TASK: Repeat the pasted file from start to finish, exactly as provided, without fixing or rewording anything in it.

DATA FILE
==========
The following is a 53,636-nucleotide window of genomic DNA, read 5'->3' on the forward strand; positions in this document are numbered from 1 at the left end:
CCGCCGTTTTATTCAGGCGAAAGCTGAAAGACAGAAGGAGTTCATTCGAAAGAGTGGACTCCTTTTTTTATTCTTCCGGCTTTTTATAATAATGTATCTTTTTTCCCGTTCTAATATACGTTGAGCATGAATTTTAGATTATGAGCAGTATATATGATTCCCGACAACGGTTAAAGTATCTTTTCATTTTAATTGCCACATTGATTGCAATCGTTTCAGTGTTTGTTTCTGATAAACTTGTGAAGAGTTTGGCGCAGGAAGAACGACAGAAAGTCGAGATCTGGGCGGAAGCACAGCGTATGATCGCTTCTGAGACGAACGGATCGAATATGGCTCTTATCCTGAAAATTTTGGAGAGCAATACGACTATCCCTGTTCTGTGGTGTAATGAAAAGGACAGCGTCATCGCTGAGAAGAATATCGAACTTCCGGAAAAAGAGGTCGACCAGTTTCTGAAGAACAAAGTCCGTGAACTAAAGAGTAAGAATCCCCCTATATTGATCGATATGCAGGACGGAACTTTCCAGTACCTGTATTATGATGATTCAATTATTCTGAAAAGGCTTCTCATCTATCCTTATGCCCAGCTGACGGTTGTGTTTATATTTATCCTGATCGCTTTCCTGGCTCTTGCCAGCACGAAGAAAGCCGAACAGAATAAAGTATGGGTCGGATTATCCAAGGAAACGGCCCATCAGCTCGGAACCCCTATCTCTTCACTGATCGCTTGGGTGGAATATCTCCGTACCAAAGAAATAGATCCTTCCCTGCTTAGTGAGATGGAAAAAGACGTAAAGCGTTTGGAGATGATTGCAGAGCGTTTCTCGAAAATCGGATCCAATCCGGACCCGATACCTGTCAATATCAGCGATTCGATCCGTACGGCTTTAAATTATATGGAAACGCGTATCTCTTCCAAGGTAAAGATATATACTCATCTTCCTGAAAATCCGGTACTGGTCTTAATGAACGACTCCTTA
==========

The following is a 53,636-nucleotide window of genomic DNA, read 5'->3' on the forward strand; positions in this document are numbered from 1 at the left end:
CCGCCGTTTTATTCAGGCGAAAGCTGAAAGACAGAAGGAGTTCATTCGAAAGAGTGGACTCCTTTTTTTATTCTTCCGGCTTTTTATAATAATGTATCTTTTTTCCCGTTCTAATATACGTTGAGCATGAATTTTAGATTATGAGCAGTATATATGATTCCCGACAACGGTTAAAGTATCTTTTCATTTTAATTGCCACATTGATTGCAATCGTTTCAGTGTTTGTTTCTGATAAACTTGTGAAGAGTTTGGCGCAGGAAGAACGACAGAAAGTCGAGATCTGGGCGGAAGCACAGCGTATGATCGCTTCTGAGACGAACGGATCGAATATGGCTCTTATCCTGAAAATTTTGGAGAGCAATACGACTATCCCTGTTCTGTGGTGTAATGAAAAGGACAGCGTCATCGCTGAGAAGAATATCGAACTTCCGGAAAAAGAGGTCGACCAGTTTCTGAAGAACAAAGTCCGTGAACTAAAGAGTAAGAATCCCCCTATATTGATCGATATGCAGGACGGAACTTTCCAGTACCTGTATTATGATGATTCAATTATTCTGAAAAGGCTTCTCATCTATCCTTATGCCCAGCTGACGGTTGTGTTTATATTTATCCTGATCGCTTTCCTGGCTCTTGCCAGCACGAAGAAAGCCGAACAGAATAAAGTATGGGTCGGATTATCCAAGGAAACGGCCCATCAGCTCGGAACCCCTATCTCTTCACTGATCGCTTGGGTGGAATATCTCCGTACCAAAGAAATAGATCCTTCCCTGCTTAGTGAGATGGAAAAAGACGTAAAGCGTTTGGAGATGATTGCAGAGCGTTTCTCGAAAATCGGATCCAATCCGGACCCGATACCTGTCAATATCAGCGATTCGATCCGTACGGCTTTAAATTATATGGAAACGCGTATCTCTTCCAAGGTAAAGATATATACTCATCTTCCTGAAAATCCGGTACTGGTCTTAATGAACGACTCCTTA